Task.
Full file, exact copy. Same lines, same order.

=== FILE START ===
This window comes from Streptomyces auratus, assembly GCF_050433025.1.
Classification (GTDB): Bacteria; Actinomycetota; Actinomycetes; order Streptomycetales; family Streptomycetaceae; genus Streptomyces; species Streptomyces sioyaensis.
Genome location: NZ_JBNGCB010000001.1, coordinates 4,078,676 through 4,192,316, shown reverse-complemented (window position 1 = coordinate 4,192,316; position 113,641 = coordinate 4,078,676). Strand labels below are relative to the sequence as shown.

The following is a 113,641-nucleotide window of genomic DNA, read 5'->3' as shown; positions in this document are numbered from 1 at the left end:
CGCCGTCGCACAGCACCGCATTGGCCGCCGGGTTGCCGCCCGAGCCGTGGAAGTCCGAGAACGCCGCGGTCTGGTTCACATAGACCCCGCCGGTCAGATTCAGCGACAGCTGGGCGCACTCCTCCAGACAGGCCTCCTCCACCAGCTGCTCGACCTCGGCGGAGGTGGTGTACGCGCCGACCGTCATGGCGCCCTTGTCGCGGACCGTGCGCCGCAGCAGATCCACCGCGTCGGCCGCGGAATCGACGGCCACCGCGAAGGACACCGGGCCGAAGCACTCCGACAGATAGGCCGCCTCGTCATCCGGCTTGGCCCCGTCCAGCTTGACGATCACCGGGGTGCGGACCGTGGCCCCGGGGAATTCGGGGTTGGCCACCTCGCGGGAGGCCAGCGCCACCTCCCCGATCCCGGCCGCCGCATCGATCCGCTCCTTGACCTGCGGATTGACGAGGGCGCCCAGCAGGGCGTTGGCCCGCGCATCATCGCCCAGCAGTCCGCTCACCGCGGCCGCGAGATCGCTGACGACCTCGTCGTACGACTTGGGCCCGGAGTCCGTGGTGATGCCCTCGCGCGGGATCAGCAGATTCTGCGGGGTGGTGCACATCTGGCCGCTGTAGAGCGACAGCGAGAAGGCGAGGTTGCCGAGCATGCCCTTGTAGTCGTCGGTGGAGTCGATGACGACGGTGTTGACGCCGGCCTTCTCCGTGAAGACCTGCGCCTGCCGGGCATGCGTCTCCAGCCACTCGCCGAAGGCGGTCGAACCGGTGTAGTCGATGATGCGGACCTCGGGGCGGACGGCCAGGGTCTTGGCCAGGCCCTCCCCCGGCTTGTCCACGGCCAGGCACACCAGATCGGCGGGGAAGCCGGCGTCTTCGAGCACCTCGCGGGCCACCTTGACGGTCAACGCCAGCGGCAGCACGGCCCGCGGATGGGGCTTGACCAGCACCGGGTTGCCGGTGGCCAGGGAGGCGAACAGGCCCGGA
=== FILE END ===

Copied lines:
This window comes from Streptomyces auratus, assembly GCF_050433025.1.
Classification (GTDB): Bacteria; Actinomycetota; Actinomycetes; order Streptomycetales; family Streptomycetaceae; genus Streptomyces; species Streptomyces sioyaensis.
Genome location: NZ_JBNGCB010000001.1, coordinates 4,078,676 through 4,192,316, shown reverse-complemented (window position 1 = coordinate 4,192,316; position 113,641 = coordinate 4,078,676). Strand labels below are relative to the sequence as shown.

The following is a 113,641-nucleotide window of genomic DNA, read 5'->3' as shown; positions in this document are numbered from 1 at the left end:
CGCCGTCGCACAGCACCGCATTGGCCGCCGGGTTGCCGCCCGAGCCGTGGAAGTCCGAGAACGCCGCGGTCTGGTTCACATAGACCCCGCCGGTCAGATTCAGCGACAGCTGGGCGCACTCCTCCAGACAGGCCTCCTCCACCAGCTGCTCGACCTCGGCGGAGGTGGTGTACGCGCCGACCGTCATGGCGCCCTTGTCGCGGACCGTGCGCCGCAGCAGATCCACCGCGTCGGCCGCGGAATCGACGGCCACCGCGAAGGACACCGGGCCGAAGCACTCCGACAGATAGGCCGCCTCGTCATCCGGCTTGGCCCCGTCCAGCTTGACGATCACCGGGGTGCGGACCGTGGCCCCGGGGAATTCGGGGTTGGCCACCTCGCGGGAGGCCAGCGCCACCTCCCCGATCCCGGCCGCCGCATCGATCCGCTCCTTGACCTGCGGATTGACGAGGGCGCCCAGCAGGGCGTTGGCCCGCGCATCATCGCCCAGCAGTCCGCTCACCGCGGCCGCGAGATCGCTGACGACCTCGTCGTACGACTTGGGCCCGGAGTCCGTGGTGATGCCCTCGCGCGGGATCAGCAGATTCTGCGGGGTGGTGCACATCTGGCCGCTGTAGAGCGACAGCGAGAAGGCGAGGTTGCCGAGCATGCCCTTGTAGTCGTCGGTGGAGTCGATGACGACGGTGTTGACGCCGGCCTTCTCCGTGAAGACCTGCGCCTGCCGGGCATGCGTCTCCAGCCACTCGCCGAAGGCGGTCGAACCGGTGTAGTCGATGATGCGGACCTCGGGGCGGACGGCCAGGGTCTTGGCCAGGCCCTCCCCCGGCTTGTCCACGGCCAGGCACACCAGATCGGCGGGGAAGCCGGCGTCTTCGAGCACCTCGCGGGCCACCTTGACGGTCAACGCCAGCGGCAGCACGGCCCGCGGATGGGGCTTGACCAGCACCGGGTTGCCGGTGGCCAGGGAGGCGAACAGGCCCGGA